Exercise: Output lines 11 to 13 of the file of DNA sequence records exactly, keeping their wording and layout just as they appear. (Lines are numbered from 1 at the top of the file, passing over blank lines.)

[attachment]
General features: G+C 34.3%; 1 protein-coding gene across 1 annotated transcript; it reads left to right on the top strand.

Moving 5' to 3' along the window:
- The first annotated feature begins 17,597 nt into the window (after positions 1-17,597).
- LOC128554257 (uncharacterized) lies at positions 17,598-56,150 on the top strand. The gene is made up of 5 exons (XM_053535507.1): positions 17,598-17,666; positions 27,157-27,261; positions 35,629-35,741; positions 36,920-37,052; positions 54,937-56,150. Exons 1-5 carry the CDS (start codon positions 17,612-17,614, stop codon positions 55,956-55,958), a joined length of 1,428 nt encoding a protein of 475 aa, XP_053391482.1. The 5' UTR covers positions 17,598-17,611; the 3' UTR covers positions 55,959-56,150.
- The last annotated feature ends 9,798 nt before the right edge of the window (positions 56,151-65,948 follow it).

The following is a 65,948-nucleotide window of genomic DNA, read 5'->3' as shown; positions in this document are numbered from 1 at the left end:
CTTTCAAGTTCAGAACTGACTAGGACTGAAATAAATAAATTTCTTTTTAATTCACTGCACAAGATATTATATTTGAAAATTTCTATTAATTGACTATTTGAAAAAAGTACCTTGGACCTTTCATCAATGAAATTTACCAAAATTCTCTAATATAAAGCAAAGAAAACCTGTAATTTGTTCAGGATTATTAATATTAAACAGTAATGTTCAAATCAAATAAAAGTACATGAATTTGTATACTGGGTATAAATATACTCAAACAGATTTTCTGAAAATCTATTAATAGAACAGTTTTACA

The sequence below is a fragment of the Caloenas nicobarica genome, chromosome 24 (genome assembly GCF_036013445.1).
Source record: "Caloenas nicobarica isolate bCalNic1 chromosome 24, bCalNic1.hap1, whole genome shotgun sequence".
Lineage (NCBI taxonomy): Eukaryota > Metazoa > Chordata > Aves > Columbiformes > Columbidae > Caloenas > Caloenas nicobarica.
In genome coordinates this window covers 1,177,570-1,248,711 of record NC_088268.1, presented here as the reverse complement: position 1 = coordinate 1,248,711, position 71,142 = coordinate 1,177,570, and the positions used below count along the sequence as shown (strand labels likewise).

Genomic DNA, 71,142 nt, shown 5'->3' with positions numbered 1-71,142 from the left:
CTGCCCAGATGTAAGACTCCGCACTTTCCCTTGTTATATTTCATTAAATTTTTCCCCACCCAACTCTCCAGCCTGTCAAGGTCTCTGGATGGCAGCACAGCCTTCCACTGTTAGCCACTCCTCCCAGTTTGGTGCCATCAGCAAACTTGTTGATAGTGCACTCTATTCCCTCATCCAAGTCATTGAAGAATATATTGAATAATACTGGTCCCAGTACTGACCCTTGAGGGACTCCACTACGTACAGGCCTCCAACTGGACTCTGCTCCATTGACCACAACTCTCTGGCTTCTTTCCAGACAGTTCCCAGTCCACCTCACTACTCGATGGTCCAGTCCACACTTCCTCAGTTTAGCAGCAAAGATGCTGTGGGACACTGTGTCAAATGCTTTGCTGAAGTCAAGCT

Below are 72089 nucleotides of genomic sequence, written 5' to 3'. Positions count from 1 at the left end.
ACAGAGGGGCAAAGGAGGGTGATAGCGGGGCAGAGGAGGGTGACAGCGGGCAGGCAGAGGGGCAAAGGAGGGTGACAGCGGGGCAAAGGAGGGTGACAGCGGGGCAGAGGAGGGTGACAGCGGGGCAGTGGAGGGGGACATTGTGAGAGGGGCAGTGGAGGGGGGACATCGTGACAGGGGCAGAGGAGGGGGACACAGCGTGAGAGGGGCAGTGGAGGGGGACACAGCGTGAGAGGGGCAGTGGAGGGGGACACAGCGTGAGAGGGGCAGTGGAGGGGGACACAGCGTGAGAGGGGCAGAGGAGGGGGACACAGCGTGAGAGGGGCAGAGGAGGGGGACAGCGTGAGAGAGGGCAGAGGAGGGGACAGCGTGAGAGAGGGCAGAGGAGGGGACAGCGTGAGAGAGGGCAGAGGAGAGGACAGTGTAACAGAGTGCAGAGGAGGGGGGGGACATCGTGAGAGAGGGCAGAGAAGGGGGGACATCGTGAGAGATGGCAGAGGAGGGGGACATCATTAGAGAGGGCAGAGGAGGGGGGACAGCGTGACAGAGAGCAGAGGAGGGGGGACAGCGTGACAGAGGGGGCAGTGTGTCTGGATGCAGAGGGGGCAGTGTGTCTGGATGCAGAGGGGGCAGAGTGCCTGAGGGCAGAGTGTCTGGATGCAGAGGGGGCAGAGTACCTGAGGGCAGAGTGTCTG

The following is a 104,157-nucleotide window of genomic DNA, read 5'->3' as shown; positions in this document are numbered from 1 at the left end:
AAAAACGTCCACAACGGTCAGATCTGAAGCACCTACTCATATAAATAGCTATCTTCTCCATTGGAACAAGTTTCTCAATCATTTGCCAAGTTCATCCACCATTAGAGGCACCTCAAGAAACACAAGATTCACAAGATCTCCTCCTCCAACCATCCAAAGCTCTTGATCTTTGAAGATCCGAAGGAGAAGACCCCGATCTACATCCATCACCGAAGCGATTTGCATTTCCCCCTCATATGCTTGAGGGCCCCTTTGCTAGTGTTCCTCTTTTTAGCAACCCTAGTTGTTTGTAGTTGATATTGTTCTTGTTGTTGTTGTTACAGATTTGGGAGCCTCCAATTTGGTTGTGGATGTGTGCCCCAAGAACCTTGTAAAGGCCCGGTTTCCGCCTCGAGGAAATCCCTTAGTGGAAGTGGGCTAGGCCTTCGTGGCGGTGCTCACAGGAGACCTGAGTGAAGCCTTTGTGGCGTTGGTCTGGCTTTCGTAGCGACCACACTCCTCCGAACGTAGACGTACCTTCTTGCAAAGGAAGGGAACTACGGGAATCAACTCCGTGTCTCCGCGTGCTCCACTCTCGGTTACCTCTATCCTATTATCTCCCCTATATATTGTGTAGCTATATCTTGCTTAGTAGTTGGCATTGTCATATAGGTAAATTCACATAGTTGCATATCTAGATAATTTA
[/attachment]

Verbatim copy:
In genome coordinates this window covers 1,177,570-1,248,711 of record NC_088268.1, presented here as the reverse complement: position 1 = coordinate 1,248,711, position 71,142 = coordinate 1,177,570, and the positions used below count along the sequence as shown (strand labels likewise).

Genomic DNA, 71,142 nt, shown 5'->3' with positions numbered 1-71,142 from the left:
CTGCCCAGATGTAAGACTCCGCACTTTCCCTTGTTATATTTCATTAAATTTTTCCCCACCCAACTCTCCAGCCTGTCAAGGTCTCTGGATGGCAGCACAGCCTTCCACTGTTAGCCACTCCTCCCAGTTTGGTGCCATCAGCAAACTTGTTGATAGTGCACTCTATTCCCTCATCCAAGTCATTGAAGAATATATTGAATAATACTGGTCCCAGTACTGACCCTTGAGGGACTCCACTACGTACAGGCCTCCAACTGGACTCTGCTCCATTGACCACAACTCTCTGGCTTCTTTCCAGACAGTTCCCAGTCCACCTCACTACTCGATGGTCCAGTCCACACTTCCTCAGTTTAGCAGCAAAGATGCTGTGGGACACTGTGTCAAATGCTTTGCTGAAGTCAAGCT